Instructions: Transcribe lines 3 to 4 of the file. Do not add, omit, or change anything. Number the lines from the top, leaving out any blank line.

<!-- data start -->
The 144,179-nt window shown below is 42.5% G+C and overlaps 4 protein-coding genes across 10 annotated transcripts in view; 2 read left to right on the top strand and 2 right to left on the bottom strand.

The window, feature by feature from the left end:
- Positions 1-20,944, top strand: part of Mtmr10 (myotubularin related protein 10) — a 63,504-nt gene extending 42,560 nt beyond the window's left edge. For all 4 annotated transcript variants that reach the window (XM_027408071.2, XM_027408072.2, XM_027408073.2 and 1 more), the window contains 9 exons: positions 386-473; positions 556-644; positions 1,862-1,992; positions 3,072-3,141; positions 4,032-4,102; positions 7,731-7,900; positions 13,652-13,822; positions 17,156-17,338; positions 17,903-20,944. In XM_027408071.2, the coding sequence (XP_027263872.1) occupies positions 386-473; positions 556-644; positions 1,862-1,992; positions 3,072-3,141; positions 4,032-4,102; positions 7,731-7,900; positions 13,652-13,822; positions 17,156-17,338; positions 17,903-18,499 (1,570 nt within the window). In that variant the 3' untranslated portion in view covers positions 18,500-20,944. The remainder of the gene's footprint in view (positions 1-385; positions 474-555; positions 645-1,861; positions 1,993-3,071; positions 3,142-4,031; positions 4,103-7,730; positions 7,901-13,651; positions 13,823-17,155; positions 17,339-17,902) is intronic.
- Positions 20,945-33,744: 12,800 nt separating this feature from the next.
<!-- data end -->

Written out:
- Positions 1-20,944, top strand: part of Mtmr10 (myotubularin related protein 10) — a 63,504-nt gene extending 42,560 nt beyond the window's left edge. For all 4 annotated transcript variants that reach the window (XM_027408071.2, XM_027408072.2, XM_027408073.2 and 1 more), the window contains 9 exons: positions 386-473; positions 556-644; positions 1,862-1,992; positions 3,072-3,141; positions 4,032-4,102; positions 7,731-7,900; positions 13,652-13,822; positions 17,156-17,338; positions 17,903-20,944. In XM_027408071.2, the coding sequence (XP_027263872.1) occupies positions 386-473; positions 556-644; positions 1,862-1,992; positions 3,072-3,141; positions 4,032-4,102; positions 7,731-7,900; positions 13,652-13,822; positions 17,156-17,338; positions 17,903-18,499 (1,570 nt within the window). In that variant the 3' untranslated portion in view covers positions 18,500-20,944. The remainder of the gene's footprint in view (positions 1-385; positions 474-555; positions 645-1,861; positions 1,993-3,071; positions 3,142-4,031; positions 4,103-7,730; positions 7,901-13,651; positions 13,823-17,155; positions 17,339-17,902) is intronic.
- Positions 20,945-33,744: 12,800 nt separating this feature from the next.